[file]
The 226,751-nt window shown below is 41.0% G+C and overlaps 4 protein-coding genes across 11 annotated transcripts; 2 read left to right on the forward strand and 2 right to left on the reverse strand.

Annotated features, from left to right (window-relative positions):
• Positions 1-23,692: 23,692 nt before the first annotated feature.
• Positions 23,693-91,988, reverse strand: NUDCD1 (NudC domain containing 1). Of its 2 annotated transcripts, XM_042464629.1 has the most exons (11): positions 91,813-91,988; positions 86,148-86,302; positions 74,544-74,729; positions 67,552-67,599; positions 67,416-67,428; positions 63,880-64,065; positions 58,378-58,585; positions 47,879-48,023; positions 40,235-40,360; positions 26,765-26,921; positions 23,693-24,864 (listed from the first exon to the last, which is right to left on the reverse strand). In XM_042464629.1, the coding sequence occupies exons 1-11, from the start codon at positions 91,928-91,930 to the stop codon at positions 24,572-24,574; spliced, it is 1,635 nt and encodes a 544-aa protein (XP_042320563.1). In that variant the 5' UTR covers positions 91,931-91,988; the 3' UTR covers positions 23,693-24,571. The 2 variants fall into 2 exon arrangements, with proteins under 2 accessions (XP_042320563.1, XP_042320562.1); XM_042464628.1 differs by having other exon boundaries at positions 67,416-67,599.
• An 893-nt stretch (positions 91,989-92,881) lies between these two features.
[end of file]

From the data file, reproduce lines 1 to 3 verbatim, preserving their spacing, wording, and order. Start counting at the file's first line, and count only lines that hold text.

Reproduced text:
The 226,751-nt window shown below is 41.0% G+C and overlaps 4 protein-coding genes across 11 annotated transcripts; 2 read left to right on the forward strand and 2 right to left on the reverse strand.

Annotated features, from left to right (window-relative positions):
• Positions 1-23,692: 23,692 nt before the first annotated feature.